Thursday, August 24, 2006

Another Gripping Lie

A death-row inmate at Ohio State Penitentiary will be executed unless a federal court intervenes; once again the condemning evidence is mere testimony from witnesses who were either given immunity or had charges reduced.

In the case of Tyrone Noling of Ohio, three gang-bangers testified against him during trial. Of course, an overly ambitious prosecutor had earlier threatened them with the needle or life in prison unless they told the truth. That is, corroborate evidence which he carefully spelled out by giving them exact details of the crime scene and killings or else...

The only eyewitnesses to the murders were Butch Wolcott, the star witness who received immunity, and Gary St. Clair and Joey Dalesandro. There were no matching fingerprints, and DNA evidence at the scene did not square with any of the three men.

In other words, without testimony from the former gang members, the prosecution had nada, zip, zero to tie Mr. Noling to the murdered elderly couple in their 80s, Bearnhardt Hartig and his wife Cora.

The Cleveland Plain Dealer recently outlined in a 2755-word article how the prosecution won the capital murder case using unscrupulous antics. "The case against Noling." they write, "is shot through with inconsistencies."

[T]he slain couple wasn't robbed. Noling's guns weren't used to kill the Hartigs. A cigarette butt found in the driveway yielded DNA that didn't belong to Noling or members of his gang. Except for the flawed and conflicting statements of Wolcott and others, no evidence points to Noling as the killer.


Cora's wedding band was on her finger, Bearnhardt's wallet in his pocket, filled with cash. Watches and other jewelry sat untouched. Deputies found $160 in a vanity beneath the bathroom sink. The killer had opened the doors, but left the money behind. Mr. Noling was a petty thief; as were his three cohorts; and all three eyewitnesses have recanted; one even as he testified during trial.

Mr. Noling was a petty thief; as were his three cohorts; and all three eyewitnesses have recanted; one even as he testified in court during trial.

No matter. The only concern for the court according to U.S. District Judge Donald Nugent is whether or not Mr. Noling's constitutional rights were "preserved." Guilt, as former Virginia Attorney General Mary Sue Terry once claimed appears to be "irrelevant."

Pulitzer Prize-winning columnist Leonard Pitts, Jr., recently observed in an op-ed column how "another man [was] about to be lied to death" in America.

The death penalty is a crude, vestigial remnant of frontier justice and an embarassment to any sense or pretense of moral authority this nation might claim.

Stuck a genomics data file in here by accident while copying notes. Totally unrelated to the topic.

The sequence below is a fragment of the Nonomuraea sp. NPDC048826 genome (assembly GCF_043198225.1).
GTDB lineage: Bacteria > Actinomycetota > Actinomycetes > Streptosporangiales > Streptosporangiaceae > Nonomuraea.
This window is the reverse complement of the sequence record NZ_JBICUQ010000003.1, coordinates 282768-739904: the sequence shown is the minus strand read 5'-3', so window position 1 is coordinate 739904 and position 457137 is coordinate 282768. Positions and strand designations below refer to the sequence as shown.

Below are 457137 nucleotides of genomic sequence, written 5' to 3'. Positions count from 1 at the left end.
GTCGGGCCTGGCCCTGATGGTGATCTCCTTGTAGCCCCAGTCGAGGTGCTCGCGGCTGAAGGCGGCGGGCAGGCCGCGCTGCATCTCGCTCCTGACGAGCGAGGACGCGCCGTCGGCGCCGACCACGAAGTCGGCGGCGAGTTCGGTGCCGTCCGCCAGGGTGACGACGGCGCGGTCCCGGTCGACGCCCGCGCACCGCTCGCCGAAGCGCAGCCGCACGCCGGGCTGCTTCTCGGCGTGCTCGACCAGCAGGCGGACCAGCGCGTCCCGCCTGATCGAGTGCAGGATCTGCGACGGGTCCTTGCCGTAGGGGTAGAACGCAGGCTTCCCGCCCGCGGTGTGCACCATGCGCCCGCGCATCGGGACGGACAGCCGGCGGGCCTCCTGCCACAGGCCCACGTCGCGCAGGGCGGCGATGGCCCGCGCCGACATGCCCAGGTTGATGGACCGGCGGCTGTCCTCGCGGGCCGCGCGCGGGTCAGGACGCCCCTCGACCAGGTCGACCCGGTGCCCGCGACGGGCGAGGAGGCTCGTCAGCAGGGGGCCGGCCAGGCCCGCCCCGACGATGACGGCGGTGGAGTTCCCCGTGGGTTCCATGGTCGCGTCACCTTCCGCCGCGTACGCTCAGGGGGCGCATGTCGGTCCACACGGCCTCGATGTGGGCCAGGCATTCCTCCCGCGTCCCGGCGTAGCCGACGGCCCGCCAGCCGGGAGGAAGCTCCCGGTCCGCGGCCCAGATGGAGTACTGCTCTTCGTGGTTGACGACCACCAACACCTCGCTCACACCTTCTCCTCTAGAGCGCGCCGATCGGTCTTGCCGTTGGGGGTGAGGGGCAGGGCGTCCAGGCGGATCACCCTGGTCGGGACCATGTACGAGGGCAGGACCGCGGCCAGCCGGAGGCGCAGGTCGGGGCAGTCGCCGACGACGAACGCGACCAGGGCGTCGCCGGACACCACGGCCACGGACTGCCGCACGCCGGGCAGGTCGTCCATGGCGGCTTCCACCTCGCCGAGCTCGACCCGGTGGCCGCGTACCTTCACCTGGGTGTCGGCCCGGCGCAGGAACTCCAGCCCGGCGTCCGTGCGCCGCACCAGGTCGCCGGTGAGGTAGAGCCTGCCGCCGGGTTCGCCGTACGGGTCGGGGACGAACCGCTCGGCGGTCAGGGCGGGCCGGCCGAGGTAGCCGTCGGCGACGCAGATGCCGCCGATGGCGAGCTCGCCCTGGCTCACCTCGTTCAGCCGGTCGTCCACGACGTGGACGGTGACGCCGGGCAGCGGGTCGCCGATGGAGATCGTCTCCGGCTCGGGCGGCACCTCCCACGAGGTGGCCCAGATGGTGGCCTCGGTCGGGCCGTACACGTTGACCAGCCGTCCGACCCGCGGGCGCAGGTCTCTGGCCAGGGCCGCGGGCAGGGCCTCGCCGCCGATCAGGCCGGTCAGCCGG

Prosecutor Victor Vigluicci feels differently. He told the [Plain Dealer] none of this causes him to lose sleep, which is pretty much what you'd expect him to say. Belief in the death penalty requires a facade of certitude. Conscience is an inconvenience. Facts even more so. Don't know what you know. Don't ask; don't tell.

Indeed, the "idea that a man can be sent to death-row based on little more than some guy's word," or for that matter, three punk thieves is not only reprehensible, but lawless and barbarian in a nation of laws.

Great work on this HL. The most chilling aspect of the criminal justice system is how often they have to rely on testimony from jailhouse informants or fellow perpetrators who turn state's evidence.

All of those witnesses do so because they are offered better deals.

If somebody testified in a civil case and the jury learned that they benefitted in a tangible way by their testimony, they would be discredited. At very least, their testimony would be considered "poisoned fruit." That's a legal term for tainted testimony.

And at very worst, such a witness might be facing criminal charges themself for accepting a bribe.

How is it less of a bribe when a prosecutor offers a witness a reduced sentence for his testimony?

You'd think jurors would be more skeptical of those witnesses too. Are jurors allowed to even know the deals those people strike in return for their testimony?
That is such a grrreat question, especially since I don't know the answer.

But...I'm gonna do a little research and maybe just write a post on the subject.

Love the article your have written on Tyrone Noling.
We have recently created a website for Tyrone and his case.
The Url is:

You can email Tyrone from the site. His email is printed up and taken to him.
Thanks again for a great article!


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